2 multi-platinum albums, a dozen different awards, 6 (and counting) Top 40 singles, and all before she had turned 20. To say that Taylor Swift is a musical phenomenon is putting it a little mildly.
Born December 13, 1989 in small-town Pennsylvania, and raised on a christmas tree farm, Taylor Alison Swift showed from a very early age that she was destined for big things. At the tender age of 9, Taylor won a national poetry contest, and it came as a surprise to no-one when she turned her literary talents to songwriting, and singing at karaoke contests, fairs, and festivals in and around her home town.
Her next stop was Nashville where, at 12 years old, she handed copies of her karaoke demo tapes to all the major record labels, only to be rejected by them all. Undaunted, she headed home to continue writing, and caught her first big break when she was asked to perform the national anthem at the US Tennis Open, a performance that brought her a great deal of national attention.
The next couple of years saw Taylor make continued trips to Nashville in hopes of landing a record deal, before her family finally decided to support her by making a permanent move south. That deal finally came when she was 15, but in a move that stunned everyone, she walked away and refused to sign on the grounds that the record label, RCA, refused to let her record her own songs. Finally, after numerous appearances at the famed, “Bluebird Cafe,” Taylor was spotted Scott Borchetta, head of a fledgling record company called Big Machine Records. She quickly put pen to paper, and in 2006, her self-titled debut album was released with all the songs either written or co-written by Swift.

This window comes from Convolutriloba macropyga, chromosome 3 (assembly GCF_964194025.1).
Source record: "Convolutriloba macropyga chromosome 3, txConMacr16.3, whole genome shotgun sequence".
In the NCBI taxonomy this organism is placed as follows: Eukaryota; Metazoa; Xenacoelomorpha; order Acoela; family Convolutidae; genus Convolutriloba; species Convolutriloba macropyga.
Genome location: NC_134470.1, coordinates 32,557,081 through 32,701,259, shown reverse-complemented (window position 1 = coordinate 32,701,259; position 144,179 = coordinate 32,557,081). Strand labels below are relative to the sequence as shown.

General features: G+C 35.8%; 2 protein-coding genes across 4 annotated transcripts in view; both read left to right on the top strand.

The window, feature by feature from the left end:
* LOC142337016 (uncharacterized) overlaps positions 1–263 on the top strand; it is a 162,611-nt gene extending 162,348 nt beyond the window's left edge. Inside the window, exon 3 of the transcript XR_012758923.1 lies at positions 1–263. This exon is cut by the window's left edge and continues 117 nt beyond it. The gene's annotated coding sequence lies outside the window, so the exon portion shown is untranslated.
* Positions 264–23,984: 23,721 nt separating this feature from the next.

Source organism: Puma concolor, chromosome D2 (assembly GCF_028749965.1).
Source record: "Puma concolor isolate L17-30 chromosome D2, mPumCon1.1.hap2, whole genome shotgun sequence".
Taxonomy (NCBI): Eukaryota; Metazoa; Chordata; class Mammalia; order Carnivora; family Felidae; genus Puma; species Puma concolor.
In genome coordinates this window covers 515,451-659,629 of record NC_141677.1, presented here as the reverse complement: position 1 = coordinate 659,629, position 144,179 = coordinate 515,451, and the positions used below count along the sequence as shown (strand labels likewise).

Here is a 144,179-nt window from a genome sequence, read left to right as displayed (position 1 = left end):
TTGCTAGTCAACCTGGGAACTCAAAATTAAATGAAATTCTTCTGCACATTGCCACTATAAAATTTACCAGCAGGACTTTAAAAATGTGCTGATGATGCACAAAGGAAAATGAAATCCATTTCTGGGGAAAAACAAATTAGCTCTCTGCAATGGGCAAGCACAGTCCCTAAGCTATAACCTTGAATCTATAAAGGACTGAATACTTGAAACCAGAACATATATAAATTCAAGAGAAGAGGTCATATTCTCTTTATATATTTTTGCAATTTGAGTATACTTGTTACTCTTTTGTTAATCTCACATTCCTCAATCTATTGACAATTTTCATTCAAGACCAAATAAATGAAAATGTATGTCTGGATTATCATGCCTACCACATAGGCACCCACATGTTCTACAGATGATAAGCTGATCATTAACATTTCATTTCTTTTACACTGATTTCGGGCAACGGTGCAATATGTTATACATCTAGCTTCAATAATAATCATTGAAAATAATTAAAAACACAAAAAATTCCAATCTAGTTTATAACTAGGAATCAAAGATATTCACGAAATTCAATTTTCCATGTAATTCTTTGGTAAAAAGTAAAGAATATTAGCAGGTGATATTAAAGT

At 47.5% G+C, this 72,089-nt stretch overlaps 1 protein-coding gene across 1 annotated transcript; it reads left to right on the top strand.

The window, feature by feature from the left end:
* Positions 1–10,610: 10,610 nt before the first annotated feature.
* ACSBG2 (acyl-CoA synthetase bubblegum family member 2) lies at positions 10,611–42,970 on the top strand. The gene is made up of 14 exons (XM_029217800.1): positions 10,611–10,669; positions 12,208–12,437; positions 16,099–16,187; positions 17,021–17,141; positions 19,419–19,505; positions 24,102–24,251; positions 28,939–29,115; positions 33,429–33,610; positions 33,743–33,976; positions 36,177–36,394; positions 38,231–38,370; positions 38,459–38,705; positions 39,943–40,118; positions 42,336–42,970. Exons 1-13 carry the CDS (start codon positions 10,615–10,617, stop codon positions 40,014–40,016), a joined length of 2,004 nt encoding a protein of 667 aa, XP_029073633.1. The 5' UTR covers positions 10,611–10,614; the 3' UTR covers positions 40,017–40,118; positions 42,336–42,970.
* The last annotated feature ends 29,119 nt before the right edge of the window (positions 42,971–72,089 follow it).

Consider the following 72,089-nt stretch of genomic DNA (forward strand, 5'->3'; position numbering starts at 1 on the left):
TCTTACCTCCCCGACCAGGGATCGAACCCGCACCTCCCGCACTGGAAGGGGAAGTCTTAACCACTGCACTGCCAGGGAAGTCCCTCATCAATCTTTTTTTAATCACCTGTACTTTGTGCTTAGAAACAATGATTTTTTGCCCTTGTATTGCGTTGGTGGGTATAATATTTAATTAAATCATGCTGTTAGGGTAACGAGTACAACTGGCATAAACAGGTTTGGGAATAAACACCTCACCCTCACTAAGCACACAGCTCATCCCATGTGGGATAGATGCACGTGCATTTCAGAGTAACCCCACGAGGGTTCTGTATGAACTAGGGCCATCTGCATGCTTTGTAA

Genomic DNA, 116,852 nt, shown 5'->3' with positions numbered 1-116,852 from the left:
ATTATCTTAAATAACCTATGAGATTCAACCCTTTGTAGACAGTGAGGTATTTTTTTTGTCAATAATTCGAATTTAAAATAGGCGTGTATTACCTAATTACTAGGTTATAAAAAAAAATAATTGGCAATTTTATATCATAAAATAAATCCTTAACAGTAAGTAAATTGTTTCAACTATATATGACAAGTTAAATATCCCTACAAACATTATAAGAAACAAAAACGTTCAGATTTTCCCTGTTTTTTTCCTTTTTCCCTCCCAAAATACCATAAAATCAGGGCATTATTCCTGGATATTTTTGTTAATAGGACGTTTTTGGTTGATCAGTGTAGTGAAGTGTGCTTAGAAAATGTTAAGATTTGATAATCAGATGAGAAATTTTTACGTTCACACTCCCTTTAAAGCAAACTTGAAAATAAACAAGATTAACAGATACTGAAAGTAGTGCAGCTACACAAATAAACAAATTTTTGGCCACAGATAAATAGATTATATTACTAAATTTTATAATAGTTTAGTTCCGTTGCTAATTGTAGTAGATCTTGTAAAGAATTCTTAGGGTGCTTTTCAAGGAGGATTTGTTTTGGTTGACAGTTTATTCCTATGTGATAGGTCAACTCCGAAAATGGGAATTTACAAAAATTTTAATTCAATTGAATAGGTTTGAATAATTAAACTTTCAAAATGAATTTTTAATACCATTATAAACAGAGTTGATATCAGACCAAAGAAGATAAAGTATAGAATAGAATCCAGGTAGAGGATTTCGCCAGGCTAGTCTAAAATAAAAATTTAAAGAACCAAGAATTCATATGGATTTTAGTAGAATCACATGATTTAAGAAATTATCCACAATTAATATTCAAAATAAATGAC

The album was slow to take off, but that all changed when, at a live appearance during the 2007 Academy Of Country Music Awards, Taylor sung her debut single, “Tim McGraw,” and McGraw, who was in the audience, was so taken he invited her to be part of his next tour along with wife, Faith Hill. The nationwide tour introduced Swift to a big audience and her album sales picked up momentum, peaking at just fewer than 4 million sold.
In between touring, performing live and selling millions of albums, Taylor still found time to graduate from high school and write songs for her second album, “Fearless” which was released in November, 2008. Unlike the debut album, “Fearless” bolted out of the gate, selling 129,000 copies in its first week, a record mark for a female country album. As if that weren’t enough, one of the singles from the CD, “Change,” was chosen to be part of a soundtrack in support of Team USA at the Summer Olympics.
It’s all very heady stuff for someone so young, but Taylor Swift continues to handle herself with the grace and confidence of someone twice her age, a trait that should see her have a long lasting, successful career.